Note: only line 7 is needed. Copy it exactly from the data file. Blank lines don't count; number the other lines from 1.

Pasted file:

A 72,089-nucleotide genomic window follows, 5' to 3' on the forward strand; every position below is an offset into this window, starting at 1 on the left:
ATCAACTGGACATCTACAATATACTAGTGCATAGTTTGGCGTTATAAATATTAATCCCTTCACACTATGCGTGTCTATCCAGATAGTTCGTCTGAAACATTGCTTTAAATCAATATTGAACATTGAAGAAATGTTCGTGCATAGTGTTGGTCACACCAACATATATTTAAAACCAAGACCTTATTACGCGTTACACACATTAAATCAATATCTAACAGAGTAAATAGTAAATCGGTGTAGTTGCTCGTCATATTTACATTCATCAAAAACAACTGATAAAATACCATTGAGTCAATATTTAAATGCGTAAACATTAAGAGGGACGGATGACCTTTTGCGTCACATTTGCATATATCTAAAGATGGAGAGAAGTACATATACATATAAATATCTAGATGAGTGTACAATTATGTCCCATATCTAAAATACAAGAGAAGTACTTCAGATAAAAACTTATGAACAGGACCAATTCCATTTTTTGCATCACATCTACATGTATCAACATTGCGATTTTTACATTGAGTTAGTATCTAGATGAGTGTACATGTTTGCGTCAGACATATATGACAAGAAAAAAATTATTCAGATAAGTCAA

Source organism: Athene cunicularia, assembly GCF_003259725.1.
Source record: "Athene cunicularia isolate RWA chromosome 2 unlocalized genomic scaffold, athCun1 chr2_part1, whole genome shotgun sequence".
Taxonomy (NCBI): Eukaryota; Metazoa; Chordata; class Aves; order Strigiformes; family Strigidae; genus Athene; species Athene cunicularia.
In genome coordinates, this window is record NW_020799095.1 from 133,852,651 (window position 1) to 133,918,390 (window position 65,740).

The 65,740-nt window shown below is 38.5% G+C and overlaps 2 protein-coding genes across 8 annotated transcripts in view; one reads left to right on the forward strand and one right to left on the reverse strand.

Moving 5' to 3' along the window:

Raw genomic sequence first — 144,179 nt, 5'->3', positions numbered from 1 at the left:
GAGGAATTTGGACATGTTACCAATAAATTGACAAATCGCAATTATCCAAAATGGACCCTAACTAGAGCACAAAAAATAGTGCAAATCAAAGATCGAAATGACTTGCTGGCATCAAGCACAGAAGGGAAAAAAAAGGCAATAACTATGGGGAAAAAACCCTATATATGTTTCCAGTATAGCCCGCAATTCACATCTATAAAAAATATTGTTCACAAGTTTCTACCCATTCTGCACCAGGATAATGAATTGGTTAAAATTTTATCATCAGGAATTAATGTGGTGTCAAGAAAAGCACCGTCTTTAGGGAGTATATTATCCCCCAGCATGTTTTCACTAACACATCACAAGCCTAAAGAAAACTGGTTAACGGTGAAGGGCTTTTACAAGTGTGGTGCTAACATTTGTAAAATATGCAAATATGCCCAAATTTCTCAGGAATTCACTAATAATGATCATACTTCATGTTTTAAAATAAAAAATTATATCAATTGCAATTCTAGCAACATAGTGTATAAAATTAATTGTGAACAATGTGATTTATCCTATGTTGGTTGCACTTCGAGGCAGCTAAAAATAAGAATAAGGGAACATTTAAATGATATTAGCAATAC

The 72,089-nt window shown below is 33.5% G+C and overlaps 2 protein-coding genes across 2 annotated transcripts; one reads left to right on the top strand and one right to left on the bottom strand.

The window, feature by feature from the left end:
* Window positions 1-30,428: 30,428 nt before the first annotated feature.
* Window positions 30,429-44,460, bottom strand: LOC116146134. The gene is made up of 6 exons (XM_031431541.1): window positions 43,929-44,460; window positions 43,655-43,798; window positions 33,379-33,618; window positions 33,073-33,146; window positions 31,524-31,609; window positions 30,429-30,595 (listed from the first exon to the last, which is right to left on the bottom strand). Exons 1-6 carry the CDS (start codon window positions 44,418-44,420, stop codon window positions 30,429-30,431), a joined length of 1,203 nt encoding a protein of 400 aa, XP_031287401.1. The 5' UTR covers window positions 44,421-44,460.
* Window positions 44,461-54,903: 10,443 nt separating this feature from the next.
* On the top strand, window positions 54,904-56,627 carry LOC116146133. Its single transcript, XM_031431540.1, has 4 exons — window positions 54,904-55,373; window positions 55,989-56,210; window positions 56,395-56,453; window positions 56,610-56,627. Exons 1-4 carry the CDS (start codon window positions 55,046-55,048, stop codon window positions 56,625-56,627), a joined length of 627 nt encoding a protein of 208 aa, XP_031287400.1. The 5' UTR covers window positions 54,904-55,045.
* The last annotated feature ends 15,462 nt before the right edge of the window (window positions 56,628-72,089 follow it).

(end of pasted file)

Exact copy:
The 65,740-nt window shown below is 38.5% G+C and overlaps 2 protein-coding genes across 8 annotated transcripts in view; one reads left to right on the forward strand and one right to left on the reverse strand.